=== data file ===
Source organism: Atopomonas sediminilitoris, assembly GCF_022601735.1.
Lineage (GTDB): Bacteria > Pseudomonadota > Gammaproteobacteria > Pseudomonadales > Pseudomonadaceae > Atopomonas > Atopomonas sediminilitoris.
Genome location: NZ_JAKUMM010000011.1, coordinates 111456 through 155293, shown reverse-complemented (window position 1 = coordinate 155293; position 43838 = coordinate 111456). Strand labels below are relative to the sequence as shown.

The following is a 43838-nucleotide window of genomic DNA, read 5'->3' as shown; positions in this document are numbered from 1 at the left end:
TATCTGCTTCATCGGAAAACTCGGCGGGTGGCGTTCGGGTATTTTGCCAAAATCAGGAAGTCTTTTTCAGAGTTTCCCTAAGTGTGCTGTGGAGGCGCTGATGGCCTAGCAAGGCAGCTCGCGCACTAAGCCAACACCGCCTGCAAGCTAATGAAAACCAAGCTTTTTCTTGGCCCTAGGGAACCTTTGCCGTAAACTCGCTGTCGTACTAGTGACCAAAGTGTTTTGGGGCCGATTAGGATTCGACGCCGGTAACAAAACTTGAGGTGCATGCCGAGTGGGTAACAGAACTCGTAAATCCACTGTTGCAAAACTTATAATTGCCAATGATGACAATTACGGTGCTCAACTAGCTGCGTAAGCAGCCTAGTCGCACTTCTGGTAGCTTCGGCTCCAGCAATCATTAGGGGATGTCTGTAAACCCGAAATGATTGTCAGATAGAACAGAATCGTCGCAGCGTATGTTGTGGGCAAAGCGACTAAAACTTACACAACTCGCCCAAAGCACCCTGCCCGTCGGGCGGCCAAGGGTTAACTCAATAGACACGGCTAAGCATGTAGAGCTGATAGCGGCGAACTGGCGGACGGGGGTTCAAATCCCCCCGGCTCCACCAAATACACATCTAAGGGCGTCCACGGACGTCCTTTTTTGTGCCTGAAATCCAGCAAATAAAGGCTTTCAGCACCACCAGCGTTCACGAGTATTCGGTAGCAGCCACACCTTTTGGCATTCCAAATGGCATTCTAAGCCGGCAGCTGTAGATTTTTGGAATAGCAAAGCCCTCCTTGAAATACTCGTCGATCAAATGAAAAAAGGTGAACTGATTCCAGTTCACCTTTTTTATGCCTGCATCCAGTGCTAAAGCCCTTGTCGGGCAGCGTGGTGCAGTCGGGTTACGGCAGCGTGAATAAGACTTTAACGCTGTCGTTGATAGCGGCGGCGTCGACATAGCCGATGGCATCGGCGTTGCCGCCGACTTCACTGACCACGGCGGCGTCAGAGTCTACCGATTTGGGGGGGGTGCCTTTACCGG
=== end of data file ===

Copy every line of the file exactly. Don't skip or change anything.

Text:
Source organism: Atopomonas sediminilitoris, assembly GCF_022601735.1.
Lineage (GTDB): Bacteria > Pseudomonadota > Gammaproteobacteria > Pseudomonadales > Pseudomonadaceae > Atopomonas > Atopomonas sediminilitoris.
Genome location: NZ_JAKUMM010000011.1, coordinates 111456 through 155293, shown reverse-complemented (window position 1 = coordinate 155293; position 43838 = coordinate 111456). Strand labels below are relative to the sequence as shown.

The following is a 43838-nucleotide window of genomic DNA, read 5'->3' as shown; positions in this document are numbered from 1 at the left end:
TATCTGCTTCATCGGAAAACTCGGCGGGTGGCGTTCGGGTATTTTGCCAAAATCAGGAAGTCTTTTTCAGAGTTTCCCTAAGTGTGCTGTGGAGGCGCTGATGGCCTAGCAAGGCAGCTCGCGCACTAAGCCAACACCGCCTGCAAGCTAATGAAAACCAAGCTTTTTCTTGGCCCTAGGGAACCTTTGCCGTAAACTCGCTGTCGTACTAGTGACCAAAGTGTTTTGGGGCCGATTAGGATTCGACGCCGGTAACAAAACTTGAGGTGCATGCCGAGTGGGTAACAGAACTCGTAAATCCACTGTTGCAAAACTTATAATTGCCAATGATGACAATTACGGTGCTCAACTAGCTGCGTAAGCAGCCTAGTCGCACTTCTGGTAGCTTCGGCTCCAGCAATCATTAGGGGATGTCTGTAAACCCGAAATGATTGTCAGATAGAACAGAATCGTCGCAGCGTATGTTGTGGGCAAAGCGACTAAAACTTACACAACTCGCCCAAAGCACCCTGCCCGTCGGGCGGCCAAGGGTTAACTCAATAGACACGGCTAAGCATGTAGAGCTGATAGCGGCGAACTGGCGGACGGGGGTTCAAATCCCCCCGGCTCCACCAAATACACATCTAAGGGCGTCCACGGACGTCCTTTTTTGTGCCTGAAATCCAGCAAATAAAGGCTTTCAGCACCACCAGCGTTCACGAGTATTCGGTAGCAGCCACACCTTTTGGCATTCCAAATGGCATTCTAAGCCGGCAGCTGTAGATTTTTGGAATAGCAAAGCCCTCCTTGAAATACTCGTCGATCAAATGAAAAAAGGTGAACTGATTCCAGTTCACCTTTTTTATGCCTGCATCCAGTGCTAAAGCCCTTGTCGGGCAGCGTGGTGCAGTCGGGTTACGGCAGCGTGAATAAGACTTTAACGCTGTCGTTGATAGCGGCGGCGTCGACATAGCCGATGGCATCGGCGTTGCCGCCGACTTCACTGACCACGGCGGCGTCAGAGTCTACCGATTTGGGGGGGGTGCCTTTACCGG